And keep in mind there is one thing that is still far superior with traditional. You have an original to sell at the end of the day. The question you have to ask yourself is, "Will I be able to make more money with my time that I will be saving or by selling the original that I create?" Or like myself, I use both. My digital methods are for my Storyboards and Comic production. My originals are to sell at conventions!

Good luck to you and thanks for reading!

Robert A. Marzullo
Ram Studios Comics

Tuesday, November 11, 2014

Storyboarding is a GREAT alternative to drawing Comics by Robert A. Marzullo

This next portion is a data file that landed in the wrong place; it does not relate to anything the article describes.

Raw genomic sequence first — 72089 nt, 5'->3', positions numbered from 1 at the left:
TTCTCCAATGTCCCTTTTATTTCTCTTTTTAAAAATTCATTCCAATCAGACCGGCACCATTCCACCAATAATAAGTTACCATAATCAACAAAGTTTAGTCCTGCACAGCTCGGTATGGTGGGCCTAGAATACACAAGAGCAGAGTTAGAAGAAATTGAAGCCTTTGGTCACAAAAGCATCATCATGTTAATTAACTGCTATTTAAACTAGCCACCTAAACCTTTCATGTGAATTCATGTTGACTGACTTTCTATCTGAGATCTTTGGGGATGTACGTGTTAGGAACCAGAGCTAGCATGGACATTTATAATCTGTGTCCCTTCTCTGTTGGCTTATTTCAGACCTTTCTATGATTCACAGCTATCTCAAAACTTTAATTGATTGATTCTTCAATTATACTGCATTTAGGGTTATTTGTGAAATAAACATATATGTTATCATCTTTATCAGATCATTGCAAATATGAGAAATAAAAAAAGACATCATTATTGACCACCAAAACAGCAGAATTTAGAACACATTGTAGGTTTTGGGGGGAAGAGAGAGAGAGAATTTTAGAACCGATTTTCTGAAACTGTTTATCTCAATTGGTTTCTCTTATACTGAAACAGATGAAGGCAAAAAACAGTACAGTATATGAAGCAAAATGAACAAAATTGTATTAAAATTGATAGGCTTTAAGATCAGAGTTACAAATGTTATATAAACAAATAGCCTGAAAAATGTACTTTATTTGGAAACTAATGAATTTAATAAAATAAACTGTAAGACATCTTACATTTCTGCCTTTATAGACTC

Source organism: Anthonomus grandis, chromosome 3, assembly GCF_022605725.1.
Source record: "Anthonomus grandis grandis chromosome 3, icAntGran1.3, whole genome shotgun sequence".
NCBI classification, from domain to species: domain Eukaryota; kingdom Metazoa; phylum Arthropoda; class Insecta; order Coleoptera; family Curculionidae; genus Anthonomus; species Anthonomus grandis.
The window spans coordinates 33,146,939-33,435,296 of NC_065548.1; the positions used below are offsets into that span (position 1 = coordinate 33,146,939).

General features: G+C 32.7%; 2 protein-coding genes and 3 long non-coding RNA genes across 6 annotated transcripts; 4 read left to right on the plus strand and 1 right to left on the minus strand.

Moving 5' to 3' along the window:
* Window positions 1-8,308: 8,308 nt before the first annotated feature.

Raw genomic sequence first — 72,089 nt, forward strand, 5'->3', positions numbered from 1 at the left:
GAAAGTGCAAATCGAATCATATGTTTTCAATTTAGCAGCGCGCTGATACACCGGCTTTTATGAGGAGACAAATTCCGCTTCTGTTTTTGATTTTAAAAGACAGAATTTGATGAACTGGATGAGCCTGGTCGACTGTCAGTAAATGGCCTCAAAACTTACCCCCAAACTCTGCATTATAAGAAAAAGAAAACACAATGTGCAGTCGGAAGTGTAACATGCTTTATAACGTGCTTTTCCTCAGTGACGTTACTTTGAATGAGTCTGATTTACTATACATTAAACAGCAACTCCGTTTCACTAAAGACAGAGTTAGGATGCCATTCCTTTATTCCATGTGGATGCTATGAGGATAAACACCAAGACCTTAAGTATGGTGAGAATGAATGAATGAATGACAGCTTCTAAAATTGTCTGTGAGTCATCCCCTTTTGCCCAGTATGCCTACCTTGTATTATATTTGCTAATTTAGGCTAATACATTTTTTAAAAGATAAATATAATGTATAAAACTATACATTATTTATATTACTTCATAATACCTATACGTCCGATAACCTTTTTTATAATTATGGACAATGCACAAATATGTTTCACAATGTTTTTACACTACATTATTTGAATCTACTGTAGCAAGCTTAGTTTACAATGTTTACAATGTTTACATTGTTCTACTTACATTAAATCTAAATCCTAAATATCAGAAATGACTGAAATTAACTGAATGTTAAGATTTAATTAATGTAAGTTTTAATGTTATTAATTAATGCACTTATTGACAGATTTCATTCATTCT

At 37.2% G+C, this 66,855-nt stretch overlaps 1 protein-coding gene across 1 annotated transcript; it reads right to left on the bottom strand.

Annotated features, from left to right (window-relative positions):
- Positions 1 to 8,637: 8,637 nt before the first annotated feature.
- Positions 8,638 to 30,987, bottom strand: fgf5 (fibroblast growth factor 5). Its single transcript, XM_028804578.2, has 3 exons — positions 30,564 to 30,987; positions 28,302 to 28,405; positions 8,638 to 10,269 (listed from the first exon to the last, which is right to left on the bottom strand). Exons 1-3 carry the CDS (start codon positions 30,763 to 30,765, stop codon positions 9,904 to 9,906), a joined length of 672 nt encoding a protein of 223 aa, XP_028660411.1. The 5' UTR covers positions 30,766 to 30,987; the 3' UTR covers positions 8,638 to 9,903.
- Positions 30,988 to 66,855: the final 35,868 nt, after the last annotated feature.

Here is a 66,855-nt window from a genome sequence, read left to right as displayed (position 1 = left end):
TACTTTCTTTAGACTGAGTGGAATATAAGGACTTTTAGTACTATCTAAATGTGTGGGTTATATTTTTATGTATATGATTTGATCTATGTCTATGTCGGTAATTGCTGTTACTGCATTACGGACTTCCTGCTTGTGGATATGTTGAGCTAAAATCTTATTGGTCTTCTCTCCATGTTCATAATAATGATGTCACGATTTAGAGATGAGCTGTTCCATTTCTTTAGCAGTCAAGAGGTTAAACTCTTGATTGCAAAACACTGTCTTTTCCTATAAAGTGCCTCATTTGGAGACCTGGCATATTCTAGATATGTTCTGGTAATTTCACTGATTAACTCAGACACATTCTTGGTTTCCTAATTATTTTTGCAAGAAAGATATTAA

Well I am one happy little camper. I am working on another Storyboarding project this week and I have to say, I really enjoy it. If you have followed my work or any of my sites then you already know that I am a comic book fan and want nothing more than to draw comics for a living. But, since that has never been able to give me a decent living wage, I diversify. I have done signs and graphics for years but now  I am focusing on Storyboards. I studied the art form for a few years before I was able to get my first job. ( Which was a lot better than my track record with comics. )  I have completed a few jobs with various clients and although some of them have been tough and the deadlines even tougher, I am excited to do more! It is a great feeling to tell a story with pictures. Would I like drawing old web head flying off a building to save the damsel in distress? You betcha! But I am a provider for my family and no one has ever waived a pay check at me to do comics. Not a very large one anyways.  Maybe one day. I am a dreamer so I will never give up. It just isn't in my nature to quit. That being said, Storyboards are quite similar in the way that you are a director of camera angles, perspective, lighting, actors/actresses, set designs, and the list goes on and on. And the best part, you are telling a story with your art. That my friends is Amazing even without super heroes and super powers. Now don't get me wrong, as soon as I am done paying the bills by drawing other people's ideas I am right back to drawing my comic book Blackstone! And working on the Youtube channel to show others how to create art. So comics is just as much a part of my life as before and Storyboards should only teach me to draw better comics. Before I was making most of my income by designing signs and vehicle wraps. And although I was very blessed to be successful with that, it was not drawing to make my living. So now I am taking a new path. I am going to be Robert Marzullo "Storyboard Artist" and we will see how well the title fits! So if you ever want to look at other options for being a working artist, I would look into Storyboards. And you don't have to just do commercials like I am doing. Storyboards are used in every area of entertainment from Movies to Gaming. Shoot, they even do Storyboards for amusement parks before they build a new ride! Pretty cool…..I know, right!?! Sorry, I just answered myself. Time to go see my therapist.